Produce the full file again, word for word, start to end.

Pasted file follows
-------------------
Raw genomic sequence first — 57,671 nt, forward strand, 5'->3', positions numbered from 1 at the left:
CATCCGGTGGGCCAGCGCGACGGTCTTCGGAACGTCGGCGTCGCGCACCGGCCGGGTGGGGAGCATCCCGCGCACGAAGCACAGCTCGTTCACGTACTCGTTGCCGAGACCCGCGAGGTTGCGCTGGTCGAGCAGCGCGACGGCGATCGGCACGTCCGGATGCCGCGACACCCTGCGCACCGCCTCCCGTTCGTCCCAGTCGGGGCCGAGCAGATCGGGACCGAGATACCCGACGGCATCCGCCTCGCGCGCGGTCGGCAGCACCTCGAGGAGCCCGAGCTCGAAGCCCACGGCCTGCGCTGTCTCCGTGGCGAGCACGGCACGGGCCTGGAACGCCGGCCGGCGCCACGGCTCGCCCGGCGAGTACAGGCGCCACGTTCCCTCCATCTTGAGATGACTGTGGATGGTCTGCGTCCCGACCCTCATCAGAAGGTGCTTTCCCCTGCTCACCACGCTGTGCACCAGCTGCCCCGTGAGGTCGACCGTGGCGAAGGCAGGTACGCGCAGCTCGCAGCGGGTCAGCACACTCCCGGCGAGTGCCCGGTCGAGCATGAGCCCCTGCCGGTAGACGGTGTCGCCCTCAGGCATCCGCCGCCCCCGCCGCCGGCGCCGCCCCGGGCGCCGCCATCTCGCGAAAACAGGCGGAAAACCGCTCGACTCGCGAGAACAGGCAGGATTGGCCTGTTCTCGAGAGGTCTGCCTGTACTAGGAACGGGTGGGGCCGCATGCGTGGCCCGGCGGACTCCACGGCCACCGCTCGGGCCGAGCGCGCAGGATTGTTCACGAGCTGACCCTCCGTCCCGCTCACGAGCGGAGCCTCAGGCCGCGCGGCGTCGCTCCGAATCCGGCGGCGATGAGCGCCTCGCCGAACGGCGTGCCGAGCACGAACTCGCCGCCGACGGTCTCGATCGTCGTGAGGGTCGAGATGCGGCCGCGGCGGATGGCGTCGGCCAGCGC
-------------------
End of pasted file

Raw genomic sequence first — 57,671 nt, forward strand, 5'->3', positions numbered from 1 at the left:
CATCCGGTGGGCCAGCGCGACGGTCTTCGGAACGTCGGCGTCGCGCACCGGCCGGGTGGGGAGCATCCCGCGCACGAAGCACAGCTCGTTCACGTACTCGTTGCCGAGACCCGCGAGGTTGCGCTGGTCGAGCAGCGCGACGGCGATCGGCACGTCCGGATGCCGCGACACCCTGCGCACCGCCTCCCGTTCGTCCCAGTCGGGGCCGAGCAGATCGGGACCGAGATACCCGACGGCATCCGCCTCGCGCGCGGTCGGCAGCACCTCGAGGAGCCCGAGCTCGAAGCCCACGGCCTGCGCTGTCTCCGTGGCGAGCACGGCACGGGCCTGGAACGCCGGCCGGCGCCACGGCTCGCCCGGCGAGTACAGGCGCCACGTTCCCTCCATCTTGAGATGACTGTGGATGGTCTGCGTCCCGACCCTCATCAGAAGGTGCTTTCCCCTGCTCACCACGCTGTGCACCAGCTGCCCCGTGAGGTCGACCGTGGCGAAGGCAGGTACGCGCAGCTCGCAGCGGGTCAGCACACTCCCGGCGAGTGCCCGGTCGAGCATGAGCCCCTGCCGGTAGACGGTGTCGCCCTCAGGCATCCGCCGCCCCCGCCGCCGGCGCCGCCCCGGGCGCCGCCATCTCGCGAAAACAGGCGGAAAACCGCTCGACTCGCGAGAACAGGCAGGATTGGCCTGTTCTCGAGAGGTCTGCCTGTACTAGGAACGGGTGGGGCCGCATGCGTGGCCCGGCGGACTCCACGGCCACCGCTCGGGCCGAGCGCGCAGGATTGTTCACGAGCTGACCCTCCGTCCCGCTCACGAGCGGAGCCTCAGGCCGCGCGGCGTCGCTCCGAATCCGGCGGCGATGAGCGCCTCGCCGAACGGCGTGCCGAGCACGAACTCGCCGCCGACGGTCTCGATCGTCGTGAGGGTCGAGATGCGGCCGCGGCGGATGGCGTCGGCCAGCGC